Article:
Is the handwriting on the wall for the virtual lawyer?

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Published on 6/26/06

When a technology company decides technology is the problem and not the answer, it's worth listening.

Hewlett-Packard recently did just that. The computer and electronics giant, a pioneer of telecommuting, announced that it was ending the practice for most, if not all, of its 1,000-person information technology staff around the world. Staff members will now report to one of 25 offices nearest their homes. In some cases, this may mean a move of thousands of miles.

The reason: Apparently, enough questionable practices surfaced to compel the new division chief, formerly with two major high-tech companies, to re-examine and eliminate the practice.

What does this mean for lawyers? Perhaps an indication that the ever-increasing interest in telecommuting by lawyers in large firms, and the ever-expanding use of technology by solo practitioners to extend their communication reach, may both have limits.

In a firm of any size, the attractions of telecommuting center around greater time flexibility, but some lawyers are typically more equal than others when the firm decides to accept a telecommuting arrangement. Senior lawyers and transactional lawyers generally get more flexibility than associates and litigators.

Client reactions and client service always are voiced as primary concerns, as they should be. If an important client expects the personal touch in an office visit, no amount of time efficiency can or should outweigh it.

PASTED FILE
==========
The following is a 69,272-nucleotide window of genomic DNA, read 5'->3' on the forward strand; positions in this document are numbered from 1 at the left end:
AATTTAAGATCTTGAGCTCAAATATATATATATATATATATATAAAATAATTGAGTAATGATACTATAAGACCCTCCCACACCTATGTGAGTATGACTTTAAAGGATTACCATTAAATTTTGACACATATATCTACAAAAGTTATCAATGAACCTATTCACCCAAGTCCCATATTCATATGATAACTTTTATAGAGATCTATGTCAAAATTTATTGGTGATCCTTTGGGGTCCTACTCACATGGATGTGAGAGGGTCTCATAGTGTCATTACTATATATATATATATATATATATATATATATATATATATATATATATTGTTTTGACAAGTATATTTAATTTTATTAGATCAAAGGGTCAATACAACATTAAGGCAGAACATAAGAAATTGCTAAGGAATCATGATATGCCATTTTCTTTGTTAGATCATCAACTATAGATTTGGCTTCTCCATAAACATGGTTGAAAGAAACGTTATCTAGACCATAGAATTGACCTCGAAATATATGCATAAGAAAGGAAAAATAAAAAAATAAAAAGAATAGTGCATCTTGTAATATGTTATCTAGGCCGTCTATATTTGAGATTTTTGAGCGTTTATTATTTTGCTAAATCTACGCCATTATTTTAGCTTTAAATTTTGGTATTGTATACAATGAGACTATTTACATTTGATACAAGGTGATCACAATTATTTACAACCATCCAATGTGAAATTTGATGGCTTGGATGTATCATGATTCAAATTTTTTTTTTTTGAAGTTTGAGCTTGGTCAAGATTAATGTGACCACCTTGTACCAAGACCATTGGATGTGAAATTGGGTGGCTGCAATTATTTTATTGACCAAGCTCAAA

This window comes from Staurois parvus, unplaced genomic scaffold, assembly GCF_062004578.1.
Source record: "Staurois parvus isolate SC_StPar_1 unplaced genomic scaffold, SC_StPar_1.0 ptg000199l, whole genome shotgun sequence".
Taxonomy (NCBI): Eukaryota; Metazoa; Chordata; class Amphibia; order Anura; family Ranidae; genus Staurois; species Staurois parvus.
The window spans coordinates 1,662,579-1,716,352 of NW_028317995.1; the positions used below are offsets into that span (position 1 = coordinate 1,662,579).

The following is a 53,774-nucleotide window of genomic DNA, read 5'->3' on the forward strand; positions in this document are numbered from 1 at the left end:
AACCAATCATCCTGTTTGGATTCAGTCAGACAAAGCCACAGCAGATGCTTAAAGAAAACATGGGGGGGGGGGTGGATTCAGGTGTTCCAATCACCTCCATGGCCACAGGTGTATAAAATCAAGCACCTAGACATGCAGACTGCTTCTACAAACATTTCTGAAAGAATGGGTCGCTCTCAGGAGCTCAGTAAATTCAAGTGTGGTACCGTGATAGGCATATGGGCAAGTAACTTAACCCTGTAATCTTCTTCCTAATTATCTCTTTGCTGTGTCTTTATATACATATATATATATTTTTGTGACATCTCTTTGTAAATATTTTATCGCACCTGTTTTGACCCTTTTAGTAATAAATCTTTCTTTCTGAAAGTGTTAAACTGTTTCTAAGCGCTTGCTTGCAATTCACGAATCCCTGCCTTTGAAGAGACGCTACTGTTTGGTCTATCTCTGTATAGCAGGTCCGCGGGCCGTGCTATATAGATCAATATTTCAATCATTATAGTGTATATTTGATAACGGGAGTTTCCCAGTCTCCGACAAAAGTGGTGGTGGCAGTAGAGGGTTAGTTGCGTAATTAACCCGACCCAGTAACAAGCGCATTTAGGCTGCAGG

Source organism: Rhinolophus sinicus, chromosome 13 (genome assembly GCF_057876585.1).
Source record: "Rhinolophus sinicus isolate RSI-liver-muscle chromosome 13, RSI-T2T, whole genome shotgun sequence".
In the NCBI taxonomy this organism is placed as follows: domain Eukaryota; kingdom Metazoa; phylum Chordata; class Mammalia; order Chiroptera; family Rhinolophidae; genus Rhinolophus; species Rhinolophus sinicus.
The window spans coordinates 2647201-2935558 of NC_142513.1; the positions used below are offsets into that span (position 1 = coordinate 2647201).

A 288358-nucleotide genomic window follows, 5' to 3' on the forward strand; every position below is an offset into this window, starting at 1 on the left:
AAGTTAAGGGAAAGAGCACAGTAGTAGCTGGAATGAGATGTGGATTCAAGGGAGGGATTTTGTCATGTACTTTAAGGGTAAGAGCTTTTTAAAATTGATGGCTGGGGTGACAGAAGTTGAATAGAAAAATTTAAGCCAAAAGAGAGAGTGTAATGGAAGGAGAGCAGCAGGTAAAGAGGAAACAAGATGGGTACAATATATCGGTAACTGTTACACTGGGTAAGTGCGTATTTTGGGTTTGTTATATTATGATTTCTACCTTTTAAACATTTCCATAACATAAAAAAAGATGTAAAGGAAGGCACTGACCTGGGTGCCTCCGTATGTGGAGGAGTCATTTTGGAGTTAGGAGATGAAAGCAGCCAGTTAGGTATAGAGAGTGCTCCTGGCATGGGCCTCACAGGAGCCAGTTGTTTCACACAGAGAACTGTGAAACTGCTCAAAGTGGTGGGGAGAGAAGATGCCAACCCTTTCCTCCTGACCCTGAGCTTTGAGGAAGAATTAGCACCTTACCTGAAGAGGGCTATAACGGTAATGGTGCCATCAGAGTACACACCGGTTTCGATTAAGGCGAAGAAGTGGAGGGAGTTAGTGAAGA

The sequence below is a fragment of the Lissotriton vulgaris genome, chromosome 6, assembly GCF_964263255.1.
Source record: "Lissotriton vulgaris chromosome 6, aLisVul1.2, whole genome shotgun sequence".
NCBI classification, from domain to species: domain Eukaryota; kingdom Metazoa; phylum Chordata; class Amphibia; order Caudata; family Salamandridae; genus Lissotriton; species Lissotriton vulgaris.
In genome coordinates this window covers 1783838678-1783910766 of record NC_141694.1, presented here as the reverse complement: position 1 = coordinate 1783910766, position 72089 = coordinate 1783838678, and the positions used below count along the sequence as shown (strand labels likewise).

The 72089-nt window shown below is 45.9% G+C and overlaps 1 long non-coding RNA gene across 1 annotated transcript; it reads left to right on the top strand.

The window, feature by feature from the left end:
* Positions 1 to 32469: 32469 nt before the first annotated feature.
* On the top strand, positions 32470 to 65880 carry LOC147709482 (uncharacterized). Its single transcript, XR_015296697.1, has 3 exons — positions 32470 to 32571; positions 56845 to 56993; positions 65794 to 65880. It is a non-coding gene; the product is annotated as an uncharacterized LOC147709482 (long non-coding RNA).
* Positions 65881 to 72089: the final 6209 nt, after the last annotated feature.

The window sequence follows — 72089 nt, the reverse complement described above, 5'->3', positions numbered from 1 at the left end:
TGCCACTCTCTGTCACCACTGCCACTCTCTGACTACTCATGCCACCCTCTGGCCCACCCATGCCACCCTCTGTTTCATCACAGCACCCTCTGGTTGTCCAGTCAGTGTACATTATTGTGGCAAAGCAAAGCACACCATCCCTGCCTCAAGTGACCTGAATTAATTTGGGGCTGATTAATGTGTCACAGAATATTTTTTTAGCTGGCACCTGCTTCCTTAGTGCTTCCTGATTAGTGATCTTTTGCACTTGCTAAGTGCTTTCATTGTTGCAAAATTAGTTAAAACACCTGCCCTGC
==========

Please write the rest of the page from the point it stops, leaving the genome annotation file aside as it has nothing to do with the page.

Personal touch matters within the firm, too. Lawyers who are together physically in an office environment share a camaraderie that shapes the development of a firm culture.

Many factors come into play: the exchange of ideas, the guidance, the learning, the education of one lawyer by another. These are vital to a successful law firm, and to business judgment.

As a former law firm partner and COO, I can walk through an unfamiliar firm and get a sense of whether they're making money or not, whether they're serving the client well or not, even if I don't know a thing about their practice. That comes from years of working in a physical setting, not a virtual one.

Another telecommuting limit - lawyers are not entitled to work from home when a physical office space is available. If office space is no longer used for at least 80 percent of the time, someone else must either use the space while the telecommuting attorney is absent or the firm will eat the expense and thus incur a greater cost for off-site operations.

The telecommuting limits are different for solos. Technology has conspired with traditional attitudes to make many solo practitioners believe they truly can go it alone.

The flexibility offered by voice-mail, e-mail and other electronic tools is real, but it can become dangerous when used as a replacement for direct client contact. If we are perceived as inaccessible, fees become an issue and client complaints are a problem.

The nature of one's practice and the intention of the lawyer to be "super-connected" to respond quickly are essential to answering the visibility question.

Clients may be more inclined to flexibility about where a solo practices if they have the assurance that they can always get in touch when they need to.

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